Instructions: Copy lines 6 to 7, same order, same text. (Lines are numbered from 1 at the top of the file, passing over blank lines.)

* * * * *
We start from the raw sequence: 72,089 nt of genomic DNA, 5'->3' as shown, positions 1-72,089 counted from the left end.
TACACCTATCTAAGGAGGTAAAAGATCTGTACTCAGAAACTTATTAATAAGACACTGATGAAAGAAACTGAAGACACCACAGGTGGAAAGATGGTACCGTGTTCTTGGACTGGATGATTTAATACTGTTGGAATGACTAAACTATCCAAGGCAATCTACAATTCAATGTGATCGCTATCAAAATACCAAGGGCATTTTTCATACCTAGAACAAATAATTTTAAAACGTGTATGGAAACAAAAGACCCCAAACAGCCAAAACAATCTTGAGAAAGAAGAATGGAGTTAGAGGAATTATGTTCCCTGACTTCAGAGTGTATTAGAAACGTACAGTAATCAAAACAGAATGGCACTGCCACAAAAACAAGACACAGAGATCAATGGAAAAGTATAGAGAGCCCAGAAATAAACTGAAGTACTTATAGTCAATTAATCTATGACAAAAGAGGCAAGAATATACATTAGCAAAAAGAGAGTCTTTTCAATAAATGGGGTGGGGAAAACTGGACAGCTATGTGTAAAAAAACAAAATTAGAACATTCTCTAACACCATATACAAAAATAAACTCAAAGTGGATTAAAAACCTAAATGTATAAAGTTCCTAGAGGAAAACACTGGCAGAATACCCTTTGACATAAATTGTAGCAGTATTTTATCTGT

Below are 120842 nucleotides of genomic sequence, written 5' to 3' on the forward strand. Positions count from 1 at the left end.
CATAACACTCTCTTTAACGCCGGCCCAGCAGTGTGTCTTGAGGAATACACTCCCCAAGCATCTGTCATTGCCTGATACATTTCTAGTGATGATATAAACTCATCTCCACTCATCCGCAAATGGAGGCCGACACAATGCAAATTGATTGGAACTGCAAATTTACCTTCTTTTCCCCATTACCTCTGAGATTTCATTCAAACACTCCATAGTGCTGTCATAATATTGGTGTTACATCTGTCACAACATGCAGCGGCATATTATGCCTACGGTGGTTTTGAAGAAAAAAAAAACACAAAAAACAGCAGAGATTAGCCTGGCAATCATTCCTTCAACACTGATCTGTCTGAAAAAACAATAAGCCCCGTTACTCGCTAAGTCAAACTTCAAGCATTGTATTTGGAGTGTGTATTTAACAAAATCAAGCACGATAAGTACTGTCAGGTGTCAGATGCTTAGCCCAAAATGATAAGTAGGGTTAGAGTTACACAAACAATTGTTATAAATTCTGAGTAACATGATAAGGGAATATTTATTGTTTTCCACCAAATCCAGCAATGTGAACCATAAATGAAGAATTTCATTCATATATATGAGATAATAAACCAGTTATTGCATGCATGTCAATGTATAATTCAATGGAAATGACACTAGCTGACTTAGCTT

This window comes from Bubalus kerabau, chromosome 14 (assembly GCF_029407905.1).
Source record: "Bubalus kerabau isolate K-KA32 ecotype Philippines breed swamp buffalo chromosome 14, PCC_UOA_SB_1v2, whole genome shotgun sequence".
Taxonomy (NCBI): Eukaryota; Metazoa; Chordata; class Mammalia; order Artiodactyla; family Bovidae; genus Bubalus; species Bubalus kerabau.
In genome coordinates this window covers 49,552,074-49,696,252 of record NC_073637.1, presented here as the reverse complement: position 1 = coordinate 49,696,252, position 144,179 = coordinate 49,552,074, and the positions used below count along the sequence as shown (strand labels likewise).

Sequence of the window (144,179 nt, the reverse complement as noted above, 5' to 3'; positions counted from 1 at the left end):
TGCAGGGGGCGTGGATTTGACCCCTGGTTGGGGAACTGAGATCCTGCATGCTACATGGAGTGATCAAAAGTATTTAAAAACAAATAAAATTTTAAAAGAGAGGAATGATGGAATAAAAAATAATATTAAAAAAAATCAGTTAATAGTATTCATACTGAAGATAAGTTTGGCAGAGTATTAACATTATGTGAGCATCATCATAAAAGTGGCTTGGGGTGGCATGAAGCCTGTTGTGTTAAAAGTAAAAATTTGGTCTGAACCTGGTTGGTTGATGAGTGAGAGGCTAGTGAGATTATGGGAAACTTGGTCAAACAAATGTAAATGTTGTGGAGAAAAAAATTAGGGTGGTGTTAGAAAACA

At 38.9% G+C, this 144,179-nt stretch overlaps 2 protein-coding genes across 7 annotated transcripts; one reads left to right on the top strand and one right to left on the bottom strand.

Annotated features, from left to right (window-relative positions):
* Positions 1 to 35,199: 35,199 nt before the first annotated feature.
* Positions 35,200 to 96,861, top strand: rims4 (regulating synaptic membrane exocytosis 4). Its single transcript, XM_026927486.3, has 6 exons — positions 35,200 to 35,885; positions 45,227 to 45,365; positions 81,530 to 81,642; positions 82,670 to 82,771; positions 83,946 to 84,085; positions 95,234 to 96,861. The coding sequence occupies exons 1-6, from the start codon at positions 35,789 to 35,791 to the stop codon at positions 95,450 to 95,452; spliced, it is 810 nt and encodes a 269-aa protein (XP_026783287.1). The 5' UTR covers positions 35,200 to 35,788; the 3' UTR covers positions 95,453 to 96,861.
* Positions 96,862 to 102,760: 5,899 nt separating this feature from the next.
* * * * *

Source record: "Bubalus kerabau isolate K-KA32 ecotype Philippines breed swamp buffalo chromosome 14, PCC_UOA_SB_1v2, whole genome shotgun sequence".
Taxonomy (NCBI): Eukaryota; Metazoa; Chordata; class Mammalia; order Artiodactyla; family Bovidae; genus Bubalus; species Bubalus kerabau.